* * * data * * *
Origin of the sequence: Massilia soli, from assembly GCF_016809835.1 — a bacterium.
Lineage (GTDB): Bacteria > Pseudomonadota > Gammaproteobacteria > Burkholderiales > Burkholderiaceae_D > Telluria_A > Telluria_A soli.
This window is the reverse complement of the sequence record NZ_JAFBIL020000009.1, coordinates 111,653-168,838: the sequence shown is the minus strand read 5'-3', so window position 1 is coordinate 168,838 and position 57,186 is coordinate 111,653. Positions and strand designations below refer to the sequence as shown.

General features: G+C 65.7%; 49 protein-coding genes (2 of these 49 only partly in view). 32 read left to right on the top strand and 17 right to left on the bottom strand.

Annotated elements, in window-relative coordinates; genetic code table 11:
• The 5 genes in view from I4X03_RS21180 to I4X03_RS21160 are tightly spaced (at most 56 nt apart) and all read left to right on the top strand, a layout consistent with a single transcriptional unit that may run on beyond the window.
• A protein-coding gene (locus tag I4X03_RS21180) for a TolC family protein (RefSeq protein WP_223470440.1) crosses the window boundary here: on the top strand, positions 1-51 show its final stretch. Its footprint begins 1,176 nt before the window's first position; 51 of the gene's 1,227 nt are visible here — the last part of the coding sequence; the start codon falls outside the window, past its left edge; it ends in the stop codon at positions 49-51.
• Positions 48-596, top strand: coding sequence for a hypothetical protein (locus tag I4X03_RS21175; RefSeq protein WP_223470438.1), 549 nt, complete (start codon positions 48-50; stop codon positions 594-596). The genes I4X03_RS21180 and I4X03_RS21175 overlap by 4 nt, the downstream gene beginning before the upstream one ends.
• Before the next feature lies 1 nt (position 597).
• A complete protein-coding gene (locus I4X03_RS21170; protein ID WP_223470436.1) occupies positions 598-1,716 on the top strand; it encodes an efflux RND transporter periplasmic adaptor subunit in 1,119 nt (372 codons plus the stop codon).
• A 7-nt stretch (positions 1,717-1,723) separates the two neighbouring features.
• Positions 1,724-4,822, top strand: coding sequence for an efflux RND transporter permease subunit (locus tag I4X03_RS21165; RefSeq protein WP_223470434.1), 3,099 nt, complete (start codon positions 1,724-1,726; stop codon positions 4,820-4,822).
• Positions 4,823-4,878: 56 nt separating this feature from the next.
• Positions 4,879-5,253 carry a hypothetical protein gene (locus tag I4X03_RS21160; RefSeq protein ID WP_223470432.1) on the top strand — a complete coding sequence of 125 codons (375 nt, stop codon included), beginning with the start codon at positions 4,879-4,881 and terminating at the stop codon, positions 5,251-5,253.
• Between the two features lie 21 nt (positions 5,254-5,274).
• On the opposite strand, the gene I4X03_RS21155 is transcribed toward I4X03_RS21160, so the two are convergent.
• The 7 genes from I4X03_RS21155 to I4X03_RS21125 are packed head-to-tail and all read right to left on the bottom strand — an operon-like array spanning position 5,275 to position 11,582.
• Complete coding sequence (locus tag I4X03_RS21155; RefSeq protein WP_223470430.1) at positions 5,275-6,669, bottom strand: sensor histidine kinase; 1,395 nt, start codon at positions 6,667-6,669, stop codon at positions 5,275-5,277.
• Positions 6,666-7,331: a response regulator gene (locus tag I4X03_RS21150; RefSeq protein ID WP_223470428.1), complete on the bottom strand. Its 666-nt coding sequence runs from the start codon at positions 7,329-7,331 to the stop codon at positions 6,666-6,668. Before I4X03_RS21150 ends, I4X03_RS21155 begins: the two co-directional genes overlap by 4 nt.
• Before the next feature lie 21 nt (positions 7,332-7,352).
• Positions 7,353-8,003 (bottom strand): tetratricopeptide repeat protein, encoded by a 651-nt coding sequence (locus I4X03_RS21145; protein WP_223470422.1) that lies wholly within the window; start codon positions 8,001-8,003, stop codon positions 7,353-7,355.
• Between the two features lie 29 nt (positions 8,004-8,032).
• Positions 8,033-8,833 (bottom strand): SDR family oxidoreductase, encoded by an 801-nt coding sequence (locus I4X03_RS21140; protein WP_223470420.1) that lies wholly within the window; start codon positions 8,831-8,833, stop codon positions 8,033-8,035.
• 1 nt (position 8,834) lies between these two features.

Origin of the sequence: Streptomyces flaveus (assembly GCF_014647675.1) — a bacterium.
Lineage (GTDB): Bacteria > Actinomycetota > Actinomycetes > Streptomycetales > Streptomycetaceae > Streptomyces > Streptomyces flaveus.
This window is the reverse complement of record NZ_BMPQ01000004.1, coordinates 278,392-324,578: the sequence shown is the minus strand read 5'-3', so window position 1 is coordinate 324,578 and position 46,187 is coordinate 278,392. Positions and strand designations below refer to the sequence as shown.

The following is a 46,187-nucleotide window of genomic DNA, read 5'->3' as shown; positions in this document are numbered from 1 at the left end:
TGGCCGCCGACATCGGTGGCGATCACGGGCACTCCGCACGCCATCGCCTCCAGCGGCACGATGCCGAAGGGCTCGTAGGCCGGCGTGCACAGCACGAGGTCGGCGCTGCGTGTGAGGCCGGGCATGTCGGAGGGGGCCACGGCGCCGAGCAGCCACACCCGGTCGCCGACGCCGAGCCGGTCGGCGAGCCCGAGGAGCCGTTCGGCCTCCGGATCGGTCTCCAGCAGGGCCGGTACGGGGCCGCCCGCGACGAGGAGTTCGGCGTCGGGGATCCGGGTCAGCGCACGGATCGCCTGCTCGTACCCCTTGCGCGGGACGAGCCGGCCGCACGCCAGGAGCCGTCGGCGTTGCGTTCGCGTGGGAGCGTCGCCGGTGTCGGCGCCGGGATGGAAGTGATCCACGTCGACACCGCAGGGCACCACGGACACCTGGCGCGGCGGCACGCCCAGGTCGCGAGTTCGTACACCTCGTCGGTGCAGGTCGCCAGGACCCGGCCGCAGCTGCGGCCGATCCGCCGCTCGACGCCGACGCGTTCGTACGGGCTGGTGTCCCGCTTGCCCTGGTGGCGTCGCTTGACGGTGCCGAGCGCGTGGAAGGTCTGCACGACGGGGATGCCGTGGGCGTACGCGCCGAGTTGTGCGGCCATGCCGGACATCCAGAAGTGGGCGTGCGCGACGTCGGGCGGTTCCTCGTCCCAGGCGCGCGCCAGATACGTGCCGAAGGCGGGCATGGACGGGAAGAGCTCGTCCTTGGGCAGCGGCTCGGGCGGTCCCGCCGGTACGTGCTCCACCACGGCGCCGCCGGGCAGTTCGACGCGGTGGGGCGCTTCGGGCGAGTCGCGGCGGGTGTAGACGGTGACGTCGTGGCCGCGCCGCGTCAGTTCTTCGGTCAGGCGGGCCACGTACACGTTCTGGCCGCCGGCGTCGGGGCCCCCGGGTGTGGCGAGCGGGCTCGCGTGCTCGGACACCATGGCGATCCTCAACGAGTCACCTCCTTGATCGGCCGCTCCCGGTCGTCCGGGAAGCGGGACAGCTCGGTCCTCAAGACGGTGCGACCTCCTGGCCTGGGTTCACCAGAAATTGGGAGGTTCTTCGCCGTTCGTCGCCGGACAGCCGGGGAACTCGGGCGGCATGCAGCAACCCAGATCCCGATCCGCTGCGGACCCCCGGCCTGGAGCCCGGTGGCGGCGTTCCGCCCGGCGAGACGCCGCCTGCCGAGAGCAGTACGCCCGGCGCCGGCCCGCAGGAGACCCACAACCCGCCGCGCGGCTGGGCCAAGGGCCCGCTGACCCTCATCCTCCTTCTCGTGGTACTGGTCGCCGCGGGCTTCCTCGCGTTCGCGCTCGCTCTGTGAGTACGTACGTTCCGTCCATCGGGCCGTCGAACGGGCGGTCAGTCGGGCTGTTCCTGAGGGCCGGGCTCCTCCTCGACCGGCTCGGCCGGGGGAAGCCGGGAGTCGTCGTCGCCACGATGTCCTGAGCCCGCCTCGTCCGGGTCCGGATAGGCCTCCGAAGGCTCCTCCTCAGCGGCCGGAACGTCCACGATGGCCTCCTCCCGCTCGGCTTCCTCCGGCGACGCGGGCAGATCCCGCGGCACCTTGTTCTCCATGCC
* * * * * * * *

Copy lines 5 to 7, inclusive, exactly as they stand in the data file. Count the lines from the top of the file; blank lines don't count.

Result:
Annotated elements, in window-relative coordinates; genetic code table 11:
• The 5 genes in view from I4X03_RS21180 to I4X03_RS21160 are tightly spaced (at most 56 nt apart) and all read left to right on the top strand, a layout consistent with a single transcriptional unit that may run on beyond the window.
• A protein-coding gene (locus tag I4X03_RS21180) for a TolC family protein (RefSeq protein WP_223470440.1) crosses the window boundary here: on the top strand, positions 1-51 show its final stretch. Its footprint begins 1,176 nt before the window's first position; 51 of the gene's 1,227 nt are visible here — the last part of the coding sequence; the start codon falls outside the window, past its left edge; it ends in the stop codon at positions 49-51.